What Are Activities of Daily Living?
Most people would agree that there are some conversations which are simply taboo at the dinner table. Conversely, professional healthcare providers, by nature, have no qualms about discussing intimate bodily functions at any time, and sometimes it is even okay to discuss them over lunch. Most of us who are young and healthy have lived our lives without having to share details that we consider private. Have you talked about your bowel habits lately; the color, odor, consistency, or frequency? Has anyone asked you recently if you dribble when you cough or laugh? How about sharing your weight? These are part of our activities of daily living which most of us consider private. Showering, oral hygiene, grooming, and getting dressed are some of the other activities which we consider private.
Dignity in Life’s Circle: Dependence, Independence, Dependence
By far, one of the most humiliating experiences a grown mature adult can face is dependence on another for the simple tasks of performing activities of daily living. Unless you have seen it or felt it, most people have no idea what it is like to be dependent on someone for simple tasks in living. We all enter the world dependent on others for our basic needs of being fed, clothed, sheltered, cleaned, and loved. We grow; we learn; we enter the adult world.We strive to meet goals, take care of our growing families, maintain careers, and build homes. We plan, provide, and work hard. We have compassion and help others. Then one day, we blink; we are aged and once again become dependent. Most people would rather not think about these things because the unpleasant thoughts are too emotional for consideration while we are healthy.
Fortunately, there are health care professionals….
Fortunately, there are health care professionals to advocate for those families who may be struggling with the issues surrounding cognitive or physical changes of illness or aging. Doctors, nurses, and caregivers understand. Those most private and embarrassing discussions will most likely be with your professional health care providers. Making decisions about the future is important at any age and requires opening the conversation. While it may be unpleasant, discussions about what kind of care could be needed are imperative to maintain quality of life in the late stages of life. Options for preserving the ability to manange ADL’s and resources for assistance should be discussed prior to them being needed. Having a back-up plan established can make the difference that ensures your loved one’s wishes are honored and their quality of life is preserved in dignity.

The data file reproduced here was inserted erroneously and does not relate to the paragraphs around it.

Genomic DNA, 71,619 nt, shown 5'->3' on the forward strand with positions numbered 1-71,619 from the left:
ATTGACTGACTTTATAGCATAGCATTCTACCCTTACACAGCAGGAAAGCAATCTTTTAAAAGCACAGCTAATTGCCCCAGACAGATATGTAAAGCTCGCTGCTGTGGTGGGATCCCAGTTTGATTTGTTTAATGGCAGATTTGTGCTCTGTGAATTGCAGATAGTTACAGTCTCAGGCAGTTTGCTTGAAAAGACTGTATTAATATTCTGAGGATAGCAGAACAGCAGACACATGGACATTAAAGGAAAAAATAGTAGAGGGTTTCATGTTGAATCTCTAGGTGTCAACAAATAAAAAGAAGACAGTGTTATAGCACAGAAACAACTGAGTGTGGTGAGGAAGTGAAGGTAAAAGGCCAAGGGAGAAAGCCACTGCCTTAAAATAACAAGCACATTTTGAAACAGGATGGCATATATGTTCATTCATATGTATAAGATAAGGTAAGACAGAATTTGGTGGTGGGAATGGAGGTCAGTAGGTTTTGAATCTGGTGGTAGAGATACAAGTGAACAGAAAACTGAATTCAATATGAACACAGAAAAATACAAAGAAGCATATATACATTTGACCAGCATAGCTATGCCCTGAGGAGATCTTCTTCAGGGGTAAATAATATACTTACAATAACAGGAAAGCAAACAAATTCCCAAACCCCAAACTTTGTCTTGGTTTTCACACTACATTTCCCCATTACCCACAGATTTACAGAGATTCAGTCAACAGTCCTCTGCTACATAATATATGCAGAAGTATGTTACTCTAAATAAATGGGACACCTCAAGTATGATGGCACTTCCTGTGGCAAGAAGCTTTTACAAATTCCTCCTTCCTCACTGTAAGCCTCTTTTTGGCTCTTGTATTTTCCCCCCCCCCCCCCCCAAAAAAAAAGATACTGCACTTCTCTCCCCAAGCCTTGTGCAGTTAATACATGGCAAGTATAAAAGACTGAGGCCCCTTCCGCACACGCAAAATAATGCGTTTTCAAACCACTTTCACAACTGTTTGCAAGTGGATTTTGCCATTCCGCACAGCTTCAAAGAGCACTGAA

Preserving Dignity Promotes Independence and Autonomy…
Most people would agree that not everyone has what it takes to be a good caregiver. Caregivers, by nature, have a gift of compassion. They understand the emotion behind the tasks of activities of daily living. They promote dignity and integrity to honor those they care for. They understand the care they give is the same care they would want given to their own loved ones. Furthermore, they understand what most people don’t consider; they too may require help someday. It is true that family caregivers have the compassion and love, however some people would be embarrassed to have their daughter, son, or spouse care for their most private functions.
The truth is, despite exercise, fitness, nutrition, or abstaining from destructive behaviors, every person will age. There is no fountain of youth. We can predict that there will be changes as we age but we can’t always predict in what capacity it will affect our lives. These are hard facts that we need to consider as we plan for our future. Fortunately, we have health care professionals and advocates to guide these important decisions. As a nurse, I have helped at least hundreds of people faced with these issues. My passion is for advocacy and fostering meaningful relationships that preserves the dignity and quality of life for every person while giving peace of mind to patients and their families.
Kim Parisi, RN
Director of Nursing